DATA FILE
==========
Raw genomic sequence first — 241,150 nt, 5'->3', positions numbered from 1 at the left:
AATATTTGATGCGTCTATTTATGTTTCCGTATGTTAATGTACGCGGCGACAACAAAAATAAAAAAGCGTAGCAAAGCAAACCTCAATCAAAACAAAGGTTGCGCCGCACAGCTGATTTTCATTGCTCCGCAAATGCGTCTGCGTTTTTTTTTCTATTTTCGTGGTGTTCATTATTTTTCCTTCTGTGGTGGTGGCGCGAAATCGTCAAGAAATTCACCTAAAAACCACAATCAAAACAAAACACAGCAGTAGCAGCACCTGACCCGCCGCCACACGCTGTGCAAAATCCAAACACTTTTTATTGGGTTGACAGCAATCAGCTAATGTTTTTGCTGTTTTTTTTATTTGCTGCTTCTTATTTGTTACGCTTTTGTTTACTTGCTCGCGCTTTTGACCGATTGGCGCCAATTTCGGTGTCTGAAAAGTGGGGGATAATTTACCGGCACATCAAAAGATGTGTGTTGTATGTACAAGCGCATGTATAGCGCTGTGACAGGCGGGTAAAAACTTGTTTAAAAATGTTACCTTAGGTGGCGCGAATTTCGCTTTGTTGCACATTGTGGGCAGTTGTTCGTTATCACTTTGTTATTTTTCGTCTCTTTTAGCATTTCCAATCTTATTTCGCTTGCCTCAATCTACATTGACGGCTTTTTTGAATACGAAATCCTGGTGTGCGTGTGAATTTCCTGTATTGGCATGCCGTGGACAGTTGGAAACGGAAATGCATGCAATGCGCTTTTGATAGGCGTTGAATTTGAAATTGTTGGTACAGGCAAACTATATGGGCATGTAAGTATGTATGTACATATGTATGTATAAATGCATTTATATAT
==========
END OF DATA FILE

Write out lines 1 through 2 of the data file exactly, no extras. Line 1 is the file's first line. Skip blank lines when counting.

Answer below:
Raw genomic sequence first — 241,150 nt, 5'->3', positions numbered from 1 at the left:
AATATTTGATGCGTCTATTTATGTTTCCGTATGTTAATGTACGCGGCGACAACAAAAATAAAAAAGCGTAGCAAAGCAAACCTCAATCAAAACAAAGGTTGCGCCGCACAGCTGATTTTCATTGCTCCGCAAATGCGTCTGCGTTTTTTTTTCTATTTTCGTGGTGTTCATTATTTTTCCTTCTGTGGTGGTGGCGCGAAATCGTCAAGAAATTCACCTAAAAACCACAATCAAAACAAAACACAGCAGTAGCAGCACCTGACCCGCCGCCACACGCTGTGCAAAATCCAAACACTTTTTATTGGGTTGACAGCAATCAGCTAATGTTTTTGCTGTTTTTTTTATTTGCTGCTTCTTATTTGTTACGCTTTTGTTTACTTGCTCGCGCTTTTGACCGATTGGCGCCAATTTCGGTGTCTGAAAAGTGGGGGATAATTTACCGGCACATCAAAAGATGTGTGTTGTATGTACAAGCGCATGTATAGCGCTGTGACAGGCGGGTAAAAACTTGTTTAAAAATGTTACCTTAGGTGGCGCGAATTTCGCTTTGTTGCACATTGTGGGCAGTTGTTCGTTATCACTTTGTTATTTTTCGTCTCTTTTAGCATTTCCAATCTTATTTCGCTTGCCTCAATCTACATTGACGGCTTTTTTGAATACGAAATCCTGGTGTGCGTGTGAATTTCCTGTATTGGCATGCCGTGGACAGTTGGAAACGGAAATGCATGCAATGCGCTTTTGATAGGCGTTGAATTTGAAATTGTTGGTACAGGCAAACTATATGGGCATGTAAGTATGTATGTACATATGTATGTATAAATGCATTTATATAT